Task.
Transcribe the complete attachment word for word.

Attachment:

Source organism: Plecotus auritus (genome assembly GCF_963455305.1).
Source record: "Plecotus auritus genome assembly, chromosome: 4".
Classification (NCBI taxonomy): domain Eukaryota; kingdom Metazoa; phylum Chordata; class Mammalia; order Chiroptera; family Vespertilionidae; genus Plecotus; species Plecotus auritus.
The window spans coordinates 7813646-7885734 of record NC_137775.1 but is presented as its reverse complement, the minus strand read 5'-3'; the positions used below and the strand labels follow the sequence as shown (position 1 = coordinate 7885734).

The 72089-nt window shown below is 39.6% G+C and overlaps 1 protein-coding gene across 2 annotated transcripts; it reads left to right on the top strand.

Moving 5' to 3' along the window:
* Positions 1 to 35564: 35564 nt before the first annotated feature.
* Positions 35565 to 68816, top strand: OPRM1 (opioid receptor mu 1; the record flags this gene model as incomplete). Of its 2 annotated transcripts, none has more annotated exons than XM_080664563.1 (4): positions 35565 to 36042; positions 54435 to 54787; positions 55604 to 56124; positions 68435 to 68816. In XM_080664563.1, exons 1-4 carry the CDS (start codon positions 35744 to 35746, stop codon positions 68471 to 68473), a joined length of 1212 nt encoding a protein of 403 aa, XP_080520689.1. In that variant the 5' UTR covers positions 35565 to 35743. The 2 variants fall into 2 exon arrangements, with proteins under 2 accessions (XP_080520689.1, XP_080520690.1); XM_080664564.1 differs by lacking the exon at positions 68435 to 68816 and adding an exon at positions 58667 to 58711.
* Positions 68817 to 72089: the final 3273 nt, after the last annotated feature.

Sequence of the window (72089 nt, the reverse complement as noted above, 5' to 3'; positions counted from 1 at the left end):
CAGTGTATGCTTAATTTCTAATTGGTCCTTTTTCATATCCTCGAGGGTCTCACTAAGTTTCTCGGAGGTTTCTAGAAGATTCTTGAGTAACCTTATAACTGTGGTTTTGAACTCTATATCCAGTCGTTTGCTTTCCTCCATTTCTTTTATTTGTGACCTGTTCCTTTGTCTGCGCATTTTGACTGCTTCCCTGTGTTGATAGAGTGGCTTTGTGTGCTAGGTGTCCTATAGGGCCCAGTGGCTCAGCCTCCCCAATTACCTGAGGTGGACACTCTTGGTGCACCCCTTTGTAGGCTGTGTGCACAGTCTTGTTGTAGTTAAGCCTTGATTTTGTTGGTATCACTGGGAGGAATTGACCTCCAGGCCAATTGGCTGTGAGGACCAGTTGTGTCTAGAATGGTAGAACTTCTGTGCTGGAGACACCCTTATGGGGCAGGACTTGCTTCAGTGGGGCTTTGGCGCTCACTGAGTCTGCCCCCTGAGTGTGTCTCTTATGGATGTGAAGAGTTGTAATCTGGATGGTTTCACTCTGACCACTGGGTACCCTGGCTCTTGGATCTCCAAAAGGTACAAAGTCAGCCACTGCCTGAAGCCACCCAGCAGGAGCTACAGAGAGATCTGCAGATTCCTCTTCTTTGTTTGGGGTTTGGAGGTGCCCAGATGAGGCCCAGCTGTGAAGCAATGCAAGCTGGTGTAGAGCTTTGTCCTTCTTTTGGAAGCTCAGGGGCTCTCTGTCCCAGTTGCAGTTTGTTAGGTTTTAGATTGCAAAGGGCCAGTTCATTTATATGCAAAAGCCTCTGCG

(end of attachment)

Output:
Source organism: Plecotus auritus (genome assembly GCF_963455305.1).
Source record: "Plecotus auritus genome assembly, chromosome: 4".
Classification (NCBI taxonomy): domain Eukaryota; kingdom Metazoa; phylum Chordata; class Mammalia; order Chiroptera; family Vespertilionidae; genus Plecotus; species Plecotus auritus.
The window spans coordinates 7813646-7885734 of record NC_137775.1 but is presented as its reverse complement, the minus strand read 5'-3'; the positions used below and the strand labels follow the sequence as shown (position 1 = coordinate 7885734).

The 72089-nt window shown below is 39.6% G+C and overlaps 1 protein-coding gene across 2 annotated transcripts; it reads left to right on the top strand.

Moving 5' to 3' along the window:
* Positions 1 to 35564: 35564 nt before the first annotated feature.
* Positions 35565 to 68816, top strand: OPRM1 (opioid receptor mu 1; the record flags this gene model as incomplete). Of its 2 annotated transcripts, none has more annotated exons than XM_080664563.1 (4): positions 35565 to 36042; positions 54435 to 54787; positions 55604 to 56124; positions 68435 to 68816. In XM_080664563.1, exons 1-4 carry the CDS (start codon positions 35744 to 35746, stop codon positions 68471 to 68473), a joined length of 1212 nt encoding a protein of 403 aa, XP_080520689.1. In that variant the 5' UTR covers positions 35565 to 35743. The 2 variants fall into 2 exon arrangements, with proteins under 2 accessions (XP_080520689.1, XP_080520690.1); XM_080664564.1 differs by lacking the exon at positions 68435 to 68816 and adding an exon at positions 58667 to 58711.
* Positions 68817 to 72089: the final 3273 nt, after the last annotated feature.

Sequence of the window (72089 nt, the reverse complement as noted above, 5' to 3'; positions counted from 1 at the left end):
CAGTGTATGCTTAATTTCTAATTGGTCCTTTTTCATATCCTCGAGGGTCTCACTAAGTTTCTCGGAGGTTTCTAGAAGATTCTTGAGTAACCTTATAACTGTGGTTTTGAACTCTATATCCAGTCGTTTGCTTTCCTCCATTTCTTTTATTTGTGACCTGTTCCTTTGTCTGCGCATTTTGACTGCTTCCCTGTGTTGATAGAGTGGCTTTGTGTGCTAGGTGTCCTATAGGGCCCAGTGGCTCAGCCTCCCCAATTACCTGAGGTGGACACTCTTGGTGCACCCCTTTGTAGGCTGTGTGCACAGTCTTGTTGTAGTTAAGCCTTGATTTTGTTGGTATCACTGGGAGGAATTGACCTCCAGGCCAATTGGCTGTGAGGACCAGTTGTGTCTAGAATGGTAGAACTTCTGTGCTGGAGACACCCTTATGGGGCAGGACTTGCTTCAGTGGGGCTTTGGCGCTCACTGAGTCTGCCCCCTGAGTGTGTCTCTTATGGATGTGAAGAGTTGTAATCTGGATGGTTTCACTCTGACCACTGGGTACCCTGGCTCTTGGATCTCCAAAAGGTACAAAGTCAGCCACTGCCTGAAGCCACCCAGCAGGAGCTACAGAGAGATCTGCAGATTCCTCTTCTTTGTTTGGGGTTTGGAGGTGCCCAGATGAGGCCCAGCTGTGAAGCAATGCAAGCTGGTGTAGAGCTTTGTCCTTCTTTTGGAAGCTCAGGGGCTCTCTGTCCCAGTTGCAGTTTGTTAGGTTTTAGATTGCAAAGGGCCAGTTCATTTATATGCAAAAGCCTCTGCG